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MemoryMappedFile Issue C#/C++

Posted on 2007-04-05
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Last Modified: 2013-11-07
I have a Memory Mapped File that is being populated by a seperate C++ application and I am reading the contents of that file using a C# Windows Application.  Everything works fine from the perspective of opening the file and view, retrieving the data and working with the resultant byte array.
However, I need to zero-out the memory when I am done and I cannot get that to work.  When I call the ZeroMemory Kernel Method, I keep getting the following:

System.AccessViolationException: Attempted to read or write protected memory. This is often an indication that other memory is corrupt.

Here the DLL Import signature:

[DllImport("kernel32", SetLastError = true)]
public static extern void ZeroMemory(IntPtr dest, int size);

Can somebody please help?
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Question by:ktola
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6 Comments
 
LVL 45

Expert Comment

by:Kdo
ID: 18861712
Hi ktola,

Just to be sure, the first parameter to ZeroMemory is a pointer to void.  (Or have you overloaded the function?)

Also, you need to call ZeroMemory before closing the file or unmapping the region.


Kent
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Author Comment

by:ktola
ID: 18861737
I implemented IDisposable in my MemoryMappedFile class - here is the overloaded Dispose method that is called:

protected virtual void Dispose(bool disposing, int MemorySize)
{
     if (IsOpen)
     {
          if (MemorySize > 0)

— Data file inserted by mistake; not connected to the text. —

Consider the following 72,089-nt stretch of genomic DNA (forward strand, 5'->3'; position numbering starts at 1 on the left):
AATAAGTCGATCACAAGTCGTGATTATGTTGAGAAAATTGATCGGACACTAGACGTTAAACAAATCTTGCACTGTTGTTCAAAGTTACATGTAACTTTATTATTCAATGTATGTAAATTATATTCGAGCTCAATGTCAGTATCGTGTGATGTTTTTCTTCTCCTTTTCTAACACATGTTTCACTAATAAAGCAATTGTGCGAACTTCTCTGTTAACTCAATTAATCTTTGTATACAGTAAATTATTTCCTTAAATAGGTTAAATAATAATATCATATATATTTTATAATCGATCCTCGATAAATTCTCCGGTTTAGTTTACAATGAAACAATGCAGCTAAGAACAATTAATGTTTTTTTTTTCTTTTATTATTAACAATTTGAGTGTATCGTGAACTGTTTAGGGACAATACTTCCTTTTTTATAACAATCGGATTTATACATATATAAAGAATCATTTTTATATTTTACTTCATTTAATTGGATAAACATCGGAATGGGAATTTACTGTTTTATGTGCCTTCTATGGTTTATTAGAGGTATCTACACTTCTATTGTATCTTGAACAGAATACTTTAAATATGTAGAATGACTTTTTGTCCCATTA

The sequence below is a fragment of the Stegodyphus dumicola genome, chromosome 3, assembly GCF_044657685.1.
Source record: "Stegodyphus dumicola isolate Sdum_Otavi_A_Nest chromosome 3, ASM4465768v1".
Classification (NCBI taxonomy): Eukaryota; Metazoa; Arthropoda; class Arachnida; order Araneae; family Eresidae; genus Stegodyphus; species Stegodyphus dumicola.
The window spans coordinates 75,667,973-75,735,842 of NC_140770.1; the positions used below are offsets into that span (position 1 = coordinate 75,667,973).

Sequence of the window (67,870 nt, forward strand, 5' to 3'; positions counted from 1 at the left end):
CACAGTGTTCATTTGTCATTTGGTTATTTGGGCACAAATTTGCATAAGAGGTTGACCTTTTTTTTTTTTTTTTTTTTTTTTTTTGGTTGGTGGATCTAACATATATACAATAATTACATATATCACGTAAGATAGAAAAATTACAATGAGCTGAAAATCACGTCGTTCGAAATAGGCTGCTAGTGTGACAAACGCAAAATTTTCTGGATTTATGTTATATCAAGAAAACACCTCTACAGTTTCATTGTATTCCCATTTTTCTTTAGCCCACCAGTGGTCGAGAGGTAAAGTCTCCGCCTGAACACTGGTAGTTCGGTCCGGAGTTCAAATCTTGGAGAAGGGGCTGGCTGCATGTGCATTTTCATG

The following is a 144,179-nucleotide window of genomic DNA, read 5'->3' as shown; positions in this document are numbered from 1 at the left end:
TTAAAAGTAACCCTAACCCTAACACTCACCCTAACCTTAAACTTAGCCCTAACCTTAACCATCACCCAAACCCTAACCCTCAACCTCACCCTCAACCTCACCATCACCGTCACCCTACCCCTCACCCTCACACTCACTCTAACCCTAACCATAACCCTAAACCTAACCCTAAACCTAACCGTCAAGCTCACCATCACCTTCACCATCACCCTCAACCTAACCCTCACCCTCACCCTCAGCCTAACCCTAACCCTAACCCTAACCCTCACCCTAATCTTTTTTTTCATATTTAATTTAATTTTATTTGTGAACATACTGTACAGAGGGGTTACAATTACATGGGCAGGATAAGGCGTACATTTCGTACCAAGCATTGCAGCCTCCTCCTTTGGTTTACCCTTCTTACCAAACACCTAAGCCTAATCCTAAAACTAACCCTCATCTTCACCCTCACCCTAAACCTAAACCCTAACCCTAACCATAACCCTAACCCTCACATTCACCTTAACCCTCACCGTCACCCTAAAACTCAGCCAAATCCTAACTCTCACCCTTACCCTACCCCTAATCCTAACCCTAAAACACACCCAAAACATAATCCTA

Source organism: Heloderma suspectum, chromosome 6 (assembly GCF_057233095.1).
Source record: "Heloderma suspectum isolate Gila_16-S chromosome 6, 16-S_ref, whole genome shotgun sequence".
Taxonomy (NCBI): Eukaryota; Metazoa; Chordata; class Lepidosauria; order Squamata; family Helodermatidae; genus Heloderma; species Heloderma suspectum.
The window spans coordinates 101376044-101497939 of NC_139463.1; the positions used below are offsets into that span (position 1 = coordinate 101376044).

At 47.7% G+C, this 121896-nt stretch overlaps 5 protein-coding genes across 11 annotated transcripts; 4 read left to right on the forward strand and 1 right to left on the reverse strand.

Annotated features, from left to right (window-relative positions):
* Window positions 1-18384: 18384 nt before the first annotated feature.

Win32MapApis.ZeroMemory(_hMap, MemorySize);
          Win32MapApis.UnmapViewOfFile(_hMap);
          Win32MapApis.CloseHandle(_hMap);
     }
     _hMap = NULL_HANDLE;

     if (disposing)
          GC.SuppressFinalize(this);
}

_hMap is the pointer to the file mapping created with this call:

map._hMap = Win32MapApis.CreateFileMapping(hFile, IntPtr.Zero, (int)protection, (int)((maxSize >> 32) & 0xFFFFFFFF), (int)(maxSize & 0xFFFFFFFF), name);

I have not overloaded anything at this point.  Finally, here is the main method call:

                    map = MemoryMappedFile.Open(MapAccess.FileMapAllAccess, mappedFileName);
                    if (map._hMap != MemoryMappedFile.NULL_HANDLE)
                    {
                        using (Stream dataMem = map.MapView(MapAccess.FileMapAllAccess, 0, maxBytes))
                        {
                            if (dataMem.Length > 0)
                            {
                                dataBytes = new byte[dataMem.Length];
                                dataMem.Read(dataBytes, 0, dataBytes.Length);
                                dataValues = Encoding.Unicode.GetString(dataBytes).Trim();
                                if (dataValues.Length > 0)
                                {
                                    memSize = sizeof(char) * dataValues.Length;
                                    //Do Work
                                }
                                else
                                    memSize = 0;
                                dataMem.Close();
                            }
                        }
                        map.Dispose(true, memSize);
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Accepted Solution

by:
AlexFM earned 500 total points
ID: 18862475
hMap is not pointer, this is handle to memory mapped file. Pointer is returned by MapViewOfFile API. I think that this is map.MapView in your code. Any direct access to memory should be done with value returned by MapViewOfFile and not with value returned by CreateFileMapping.
Anyway, there is no need to zero memory before closing, you can remove this line.
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Author Comment

by:ktola
ID: 18883021
Unfortunately, I need to zero the memory as the C++ application on the other side is looking for the memory to be zeroed out so it knows I have cleared the data.  It then fills the file with new data.
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LVL 45

Expert Comment

by:Kdo
ID: 18883237
That's fine.

As Alex pointed out, you need to zero the memory starting at a memory address, not the value of the file handle.


Kent
0
 

Author Comment

by:ktola
ID: 19049875
Thank you for all of your help.  I ended up scrapping the entire concept and, instead, building a port-level queue to handle the traffic in C++.  That queue exposed an interface for .NET and that seemed to suffice.
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